Monetary authorities in Macau, Hong Kong and Beijing are vowing to up their game in the fight against money laundering.
On Friday, the Monetary Authority of Macau (AMCM) announced that it had met with its counterparts at the Hong Kong Monetary Authority (HKMA) as well as with representatives of the People’s Bank of China (PBOC) to power a new Financial Security Expert Alliance aimed at combatting serious financial crime, money laundering and terrorist financing.
The HKMA issued its own statement that echoed many of the AMCM’s talking points while not actually referencing the AMCM. Instead, the HKMA announced the formation of its own Fraud and Money Laundering Intelligence Taskforce that will utilize the combined strengths of regulators, the financial sector and the Hong Kong Police Force.
Sources told the South China Morning Post that the separate but equal statements reflected “a coordinated move with Beijing pulling the strings” to combat the “outflow of illicit funds from China’s economy.”
While some Macau gaming execs believe Beijing’s crackdown on corruption has largely “subsided,” Beijing clearly remains keen to clamp down on Macau serving as a spigot for capital flight. Earlier this month, Macau officials confirmed that China-issued UnionPay bank card users will have to scan ID cards and subject themselves to facial recognition scans before being allowed to withdraw cash from Macau ATMs.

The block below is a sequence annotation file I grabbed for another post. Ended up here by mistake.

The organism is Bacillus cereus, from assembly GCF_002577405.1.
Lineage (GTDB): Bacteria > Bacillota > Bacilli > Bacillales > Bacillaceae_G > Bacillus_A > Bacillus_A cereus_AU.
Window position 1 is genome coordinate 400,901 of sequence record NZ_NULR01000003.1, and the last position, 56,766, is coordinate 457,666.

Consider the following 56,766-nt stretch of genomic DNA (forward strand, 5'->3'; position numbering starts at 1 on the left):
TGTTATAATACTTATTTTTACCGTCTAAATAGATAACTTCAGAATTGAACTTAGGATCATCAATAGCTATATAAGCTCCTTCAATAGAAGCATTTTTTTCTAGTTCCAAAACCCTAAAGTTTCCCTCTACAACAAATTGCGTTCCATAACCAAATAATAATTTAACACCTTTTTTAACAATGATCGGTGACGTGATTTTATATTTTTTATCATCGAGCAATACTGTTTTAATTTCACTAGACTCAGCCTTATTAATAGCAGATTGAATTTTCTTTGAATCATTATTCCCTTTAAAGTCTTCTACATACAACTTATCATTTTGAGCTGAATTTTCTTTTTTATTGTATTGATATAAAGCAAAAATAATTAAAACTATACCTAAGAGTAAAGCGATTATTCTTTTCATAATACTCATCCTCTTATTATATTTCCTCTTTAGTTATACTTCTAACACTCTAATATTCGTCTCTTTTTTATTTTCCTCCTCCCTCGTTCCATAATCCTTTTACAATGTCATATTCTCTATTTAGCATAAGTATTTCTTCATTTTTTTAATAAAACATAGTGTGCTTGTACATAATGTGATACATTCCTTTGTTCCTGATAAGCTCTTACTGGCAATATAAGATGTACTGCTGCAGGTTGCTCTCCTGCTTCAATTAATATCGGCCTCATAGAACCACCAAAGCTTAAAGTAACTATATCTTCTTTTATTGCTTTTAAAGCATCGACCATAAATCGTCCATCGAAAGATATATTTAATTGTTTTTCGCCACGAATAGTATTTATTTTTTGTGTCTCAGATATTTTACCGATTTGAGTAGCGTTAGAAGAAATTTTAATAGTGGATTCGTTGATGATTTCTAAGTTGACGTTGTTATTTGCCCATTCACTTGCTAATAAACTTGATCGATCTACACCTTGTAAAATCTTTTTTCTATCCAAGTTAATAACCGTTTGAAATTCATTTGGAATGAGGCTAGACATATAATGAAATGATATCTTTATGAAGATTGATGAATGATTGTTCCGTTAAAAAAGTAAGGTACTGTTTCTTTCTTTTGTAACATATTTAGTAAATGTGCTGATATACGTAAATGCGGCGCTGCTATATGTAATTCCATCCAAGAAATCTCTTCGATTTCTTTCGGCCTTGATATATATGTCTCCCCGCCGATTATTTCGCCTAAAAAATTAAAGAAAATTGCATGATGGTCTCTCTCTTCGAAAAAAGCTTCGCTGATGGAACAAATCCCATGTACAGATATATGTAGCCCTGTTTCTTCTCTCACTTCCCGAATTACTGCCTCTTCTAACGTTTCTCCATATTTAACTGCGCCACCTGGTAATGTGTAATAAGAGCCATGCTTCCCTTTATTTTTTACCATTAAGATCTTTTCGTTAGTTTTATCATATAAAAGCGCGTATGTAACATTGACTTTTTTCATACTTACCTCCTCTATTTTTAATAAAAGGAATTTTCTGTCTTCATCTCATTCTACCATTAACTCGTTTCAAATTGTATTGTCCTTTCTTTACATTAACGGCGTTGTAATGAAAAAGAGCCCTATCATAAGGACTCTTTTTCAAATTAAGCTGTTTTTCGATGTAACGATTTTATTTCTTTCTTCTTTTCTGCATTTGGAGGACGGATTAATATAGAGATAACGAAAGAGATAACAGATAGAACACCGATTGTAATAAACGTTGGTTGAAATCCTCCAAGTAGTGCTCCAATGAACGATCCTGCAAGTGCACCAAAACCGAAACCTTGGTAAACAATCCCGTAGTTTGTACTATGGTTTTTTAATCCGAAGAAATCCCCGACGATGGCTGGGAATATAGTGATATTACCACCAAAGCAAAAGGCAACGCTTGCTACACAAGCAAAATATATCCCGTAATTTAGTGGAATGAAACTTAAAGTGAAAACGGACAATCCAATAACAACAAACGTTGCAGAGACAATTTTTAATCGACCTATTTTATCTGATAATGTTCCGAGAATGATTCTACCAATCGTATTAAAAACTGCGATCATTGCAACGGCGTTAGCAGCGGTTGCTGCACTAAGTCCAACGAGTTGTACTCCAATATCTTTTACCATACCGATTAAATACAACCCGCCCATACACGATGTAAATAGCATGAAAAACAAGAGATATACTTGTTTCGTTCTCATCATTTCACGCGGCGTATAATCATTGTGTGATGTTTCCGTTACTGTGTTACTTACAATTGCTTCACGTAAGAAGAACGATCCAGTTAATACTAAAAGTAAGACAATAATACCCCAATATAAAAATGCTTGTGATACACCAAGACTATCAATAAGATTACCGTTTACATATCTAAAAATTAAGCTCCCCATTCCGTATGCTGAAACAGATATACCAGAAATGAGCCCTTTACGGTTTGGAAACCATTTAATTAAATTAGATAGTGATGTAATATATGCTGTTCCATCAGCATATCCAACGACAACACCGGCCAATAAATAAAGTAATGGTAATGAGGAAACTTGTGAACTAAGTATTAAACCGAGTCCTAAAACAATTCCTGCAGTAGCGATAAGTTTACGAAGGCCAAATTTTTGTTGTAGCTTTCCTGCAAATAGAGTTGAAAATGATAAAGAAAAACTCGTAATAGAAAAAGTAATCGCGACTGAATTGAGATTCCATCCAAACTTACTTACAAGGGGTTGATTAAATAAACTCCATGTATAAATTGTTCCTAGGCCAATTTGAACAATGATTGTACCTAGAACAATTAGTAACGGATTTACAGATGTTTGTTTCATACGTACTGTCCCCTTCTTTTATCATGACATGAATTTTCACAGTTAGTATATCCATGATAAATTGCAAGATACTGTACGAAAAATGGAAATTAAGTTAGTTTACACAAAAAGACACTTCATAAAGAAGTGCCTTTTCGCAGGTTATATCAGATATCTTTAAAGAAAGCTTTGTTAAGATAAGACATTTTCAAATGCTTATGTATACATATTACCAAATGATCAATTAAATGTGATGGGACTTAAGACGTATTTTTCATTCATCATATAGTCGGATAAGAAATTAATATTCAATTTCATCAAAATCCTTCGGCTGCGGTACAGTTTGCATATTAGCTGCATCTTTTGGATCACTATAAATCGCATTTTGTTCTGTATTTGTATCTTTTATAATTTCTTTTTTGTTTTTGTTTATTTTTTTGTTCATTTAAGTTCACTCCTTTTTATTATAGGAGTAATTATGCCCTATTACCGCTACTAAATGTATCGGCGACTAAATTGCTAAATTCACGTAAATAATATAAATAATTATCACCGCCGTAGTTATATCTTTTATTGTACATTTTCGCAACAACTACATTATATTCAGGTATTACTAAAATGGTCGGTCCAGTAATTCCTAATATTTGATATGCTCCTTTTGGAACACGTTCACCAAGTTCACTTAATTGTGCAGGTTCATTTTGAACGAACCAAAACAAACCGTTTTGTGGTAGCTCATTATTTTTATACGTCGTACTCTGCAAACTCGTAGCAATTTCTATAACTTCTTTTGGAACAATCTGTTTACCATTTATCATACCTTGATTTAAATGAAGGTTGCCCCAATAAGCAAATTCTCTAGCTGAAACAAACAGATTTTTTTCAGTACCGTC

Cynics have suggested the new alliance is more about optics, noting that the new cross-border enthusiasm for ensuring financial propriety comes ahead of a 2018 visit to the region by an audit team from the international Financial Action Task Force (FATF), and no jurisdiction wants to get on FATF’s bad side.
The FATF previously threatened to put the Philippines on its anti-money laundering blacklist unless the country finally got around to including gambling operators as covered entities under its Anti-Money Laundering Act (AMLA). The Philippines plans to amend the AMLA next month, reflecting legislators’ awareness that the country relies on overseas foreign worker remittances for nearly 10% of its GDP and inclusion on the FATF’s naughty list could increase transaction costs for those remittances.